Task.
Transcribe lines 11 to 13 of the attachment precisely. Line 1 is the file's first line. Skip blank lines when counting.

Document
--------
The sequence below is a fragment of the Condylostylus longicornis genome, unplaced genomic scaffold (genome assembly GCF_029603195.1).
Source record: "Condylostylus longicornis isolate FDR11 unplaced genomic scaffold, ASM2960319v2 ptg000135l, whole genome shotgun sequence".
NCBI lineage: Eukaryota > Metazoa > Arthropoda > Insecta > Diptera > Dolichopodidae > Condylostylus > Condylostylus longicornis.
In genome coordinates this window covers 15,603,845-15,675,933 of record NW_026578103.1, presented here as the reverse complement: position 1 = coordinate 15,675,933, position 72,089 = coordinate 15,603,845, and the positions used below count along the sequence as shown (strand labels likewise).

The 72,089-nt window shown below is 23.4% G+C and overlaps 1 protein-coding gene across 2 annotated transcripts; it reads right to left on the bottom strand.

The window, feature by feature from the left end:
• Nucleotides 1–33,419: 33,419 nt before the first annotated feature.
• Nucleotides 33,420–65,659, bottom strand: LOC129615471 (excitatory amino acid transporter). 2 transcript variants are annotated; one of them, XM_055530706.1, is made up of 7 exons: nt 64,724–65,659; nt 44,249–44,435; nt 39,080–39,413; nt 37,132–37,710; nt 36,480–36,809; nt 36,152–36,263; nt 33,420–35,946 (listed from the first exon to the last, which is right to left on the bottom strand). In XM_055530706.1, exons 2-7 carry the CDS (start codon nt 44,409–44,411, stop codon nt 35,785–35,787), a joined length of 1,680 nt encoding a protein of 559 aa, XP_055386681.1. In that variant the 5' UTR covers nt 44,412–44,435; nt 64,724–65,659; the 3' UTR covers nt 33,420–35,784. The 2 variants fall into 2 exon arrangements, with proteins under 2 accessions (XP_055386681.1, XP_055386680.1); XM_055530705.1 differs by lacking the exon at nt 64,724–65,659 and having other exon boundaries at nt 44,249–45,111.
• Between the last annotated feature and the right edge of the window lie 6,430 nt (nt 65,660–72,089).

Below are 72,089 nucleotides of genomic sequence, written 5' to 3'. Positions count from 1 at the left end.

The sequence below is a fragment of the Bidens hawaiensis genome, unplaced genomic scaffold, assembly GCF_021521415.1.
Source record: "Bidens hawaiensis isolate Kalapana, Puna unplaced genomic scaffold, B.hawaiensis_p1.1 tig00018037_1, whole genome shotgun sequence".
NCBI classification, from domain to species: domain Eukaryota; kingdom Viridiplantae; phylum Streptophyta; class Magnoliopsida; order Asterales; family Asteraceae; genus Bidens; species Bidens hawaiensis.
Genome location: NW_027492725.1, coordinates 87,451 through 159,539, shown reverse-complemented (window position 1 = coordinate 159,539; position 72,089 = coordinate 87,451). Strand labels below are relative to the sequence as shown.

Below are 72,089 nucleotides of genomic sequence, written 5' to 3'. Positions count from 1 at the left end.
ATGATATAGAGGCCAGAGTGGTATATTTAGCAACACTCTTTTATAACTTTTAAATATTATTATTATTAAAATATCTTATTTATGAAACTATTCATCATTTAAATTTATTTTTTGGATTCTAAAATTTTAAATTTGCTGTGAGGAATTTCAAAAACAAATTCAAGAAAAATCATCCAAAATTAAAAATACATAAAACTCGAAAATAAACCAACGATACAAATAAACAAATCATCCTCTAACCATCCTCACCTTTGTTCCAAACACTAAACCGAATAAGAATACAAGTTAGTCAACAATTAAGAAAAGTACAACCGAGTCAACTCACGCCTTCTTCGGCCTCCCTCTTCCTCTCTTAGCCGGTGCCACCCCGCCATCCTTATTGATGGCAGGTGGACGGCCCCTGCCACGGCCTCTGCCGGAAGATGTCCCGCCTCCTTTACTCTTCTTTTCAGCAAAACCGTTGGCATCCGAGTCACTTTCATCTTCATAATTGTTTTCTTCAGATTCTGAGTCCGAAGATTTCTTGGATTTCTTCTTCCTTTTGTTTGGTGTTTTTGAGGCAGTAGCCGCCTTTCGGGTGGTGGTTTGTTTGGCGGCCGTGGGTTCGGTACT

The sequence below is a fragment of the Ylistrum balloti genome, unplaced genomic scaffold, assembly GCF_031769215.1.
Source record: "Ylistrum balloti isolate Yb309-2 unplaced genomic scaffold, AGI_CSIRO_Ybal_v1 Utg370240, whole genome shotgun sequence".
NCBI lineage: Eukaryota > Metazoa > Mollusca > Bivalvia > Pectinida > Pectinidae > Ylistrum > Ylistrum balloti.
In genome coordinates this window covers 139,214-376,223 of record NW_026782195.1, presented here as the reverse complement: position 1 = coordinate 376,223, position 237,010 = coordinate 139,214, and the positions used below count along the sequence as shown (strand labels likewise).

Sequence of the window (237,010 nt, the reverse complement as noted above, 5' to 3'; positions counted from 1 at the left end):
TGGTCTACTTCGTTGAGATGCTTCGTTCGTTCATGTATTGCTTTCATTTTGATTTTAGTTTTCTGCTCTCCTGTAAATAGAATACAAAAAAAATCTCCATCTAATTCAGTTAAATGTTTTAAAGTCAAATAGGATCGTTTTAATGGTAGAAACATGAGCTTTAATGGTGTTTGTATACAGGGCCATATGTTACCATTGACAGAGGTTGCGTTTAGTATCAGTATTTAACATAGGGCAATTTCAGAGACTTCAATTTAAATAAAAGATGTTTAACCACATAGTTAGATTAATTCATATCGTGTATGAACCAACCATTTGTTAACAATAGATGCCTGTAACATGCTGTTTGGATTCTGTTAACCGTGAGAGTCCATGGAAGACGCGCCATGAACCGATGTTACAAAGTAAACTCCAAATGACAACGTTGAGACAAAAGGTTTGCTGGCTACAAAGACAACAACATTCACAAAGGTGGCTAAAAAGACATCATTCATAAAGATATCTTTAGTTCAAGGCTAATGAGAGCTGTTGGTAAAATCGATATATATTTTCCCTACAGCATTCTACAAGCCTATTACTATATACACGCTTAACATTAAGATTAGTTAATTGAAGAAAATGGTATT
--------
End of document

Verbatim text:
The sequence below is a fragment of the Bidens hawaiensis genome, unplaced genomic scaffold, assembly GCF_021521415.1.
Source record: "Bidens hawaiensis isolate Kalapana, Puna unplaced genomic scaffold, B.hawaiensis_p1.1 tig00018037_1, whole genome shotgun sequence".
NCBI classification, from domain to species: domain Eukaryota; kingdom Viridiplantae; phylum Streptophyta; class Magnoliopsida; order Asterales; family Asteraceae; genus Bidens; species Bidens hawaiensis.